The restless holy mountain

Living on the Ring of Fire, earth tremors are a regular occurrence and usually not too troublesome in Bali. Somewhere in the archipelago, a volcano will be rumbling, but usually not in Bali. This image from Wikipedia, captures six active volcanoes in Eastern Indonesia:

220px-East_Indonesia_Island_Chain_from_ISS

The same shot taken today would have Gunung Agung (Mt Agung) steaming away. Dominating eastern Bali, and visible from many parts of the island on a clear day, the sacred mountain, home to the mother temple, Pura Besakih, has been simmering for the past couple of weeks. Alert levels have risen dramatically in the past few days and are now sitting at level 3

We need to be wary without panicking, and plans are already in place to evacuate up to 50000 [update: 190,000] people at short notice should activity increase. The Balinese equivalent of the Red Cross has been gathering equipment, supplies and temporary accommodation. Reports are coming from the mountain of gas and strong sulphur fumes, and the exclusion zone has been extended to 7.5 kilometers. Nobody wants a repeat if the 1963 disaster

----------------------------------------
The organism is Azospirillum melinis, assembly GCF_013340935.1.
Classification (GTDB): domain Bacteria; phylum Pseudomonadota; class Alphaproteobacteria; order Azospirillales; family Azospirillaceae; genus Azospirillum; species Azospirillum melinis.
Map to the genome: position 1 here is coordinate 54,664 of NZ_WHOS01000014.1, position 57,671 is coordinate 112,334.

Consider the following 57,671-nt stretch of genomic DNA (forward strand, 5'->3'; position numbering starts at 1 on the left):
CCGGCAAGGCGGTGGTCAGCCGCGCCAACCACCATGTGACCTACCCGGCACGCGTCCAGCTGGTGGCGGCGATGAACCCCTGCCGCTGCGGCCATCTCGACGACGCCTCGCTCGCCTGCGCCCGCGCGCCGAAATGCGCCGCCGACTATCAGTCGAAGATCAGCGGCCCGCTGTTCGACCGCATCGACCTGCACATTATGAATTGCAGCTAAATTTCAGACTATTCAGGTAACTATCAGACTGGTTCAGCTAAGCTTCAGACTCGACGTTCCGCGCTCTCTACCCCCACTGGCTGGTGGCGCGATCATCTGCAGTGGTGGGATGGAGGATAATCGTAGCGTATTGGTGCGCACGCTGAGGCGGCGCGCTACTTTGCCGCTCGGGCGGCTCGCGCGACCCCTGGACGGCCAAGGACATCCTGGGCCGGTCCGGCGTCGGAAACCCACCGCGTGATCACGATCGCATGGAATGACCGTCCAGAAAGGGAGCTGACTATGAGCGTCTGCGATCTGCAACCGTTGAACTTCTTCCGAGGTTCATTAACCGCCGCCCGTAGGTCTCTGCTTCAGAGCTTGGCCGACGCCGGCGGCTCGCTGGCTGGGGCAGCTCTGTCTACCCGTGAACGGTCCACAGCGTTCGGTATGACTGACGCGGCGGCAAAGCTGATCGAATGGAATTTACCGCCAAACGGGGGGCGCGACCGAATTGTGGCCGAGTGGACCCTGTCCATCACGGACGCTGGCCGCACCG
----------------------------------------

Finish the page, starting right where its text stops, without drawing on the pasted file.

and all hope that Agung is just restless and will soon go back to sleep.

Communication is certainly more sophisticated than it was 54 years ago, and should the worst occur, casualties should be minimised as long as people heed the authorities. The damage of 1963 can still be seen on any trip to east Bali. More than 1000 people lost their lives and entire villages were wiped out. Tirta Gangga Water Palace was very badly damaged and needed extensive rebuilding.

This same area looks likely to be the most badly affected again but the entire island will be hit by ash and there will be major disruption to air traffic. A considered article about the current situation can be found in The Conversation.

More about the 1963 eruption including political and religious climate background can be found here and I also found a contemporary piece from the Chicago Tribune.

I know 1963 also inspired at least one novel, The Night of Purnama by Anna Mathews, published 20 years after the event. It is long out of print, but might be available in used book stores.

We can only watch and wait.

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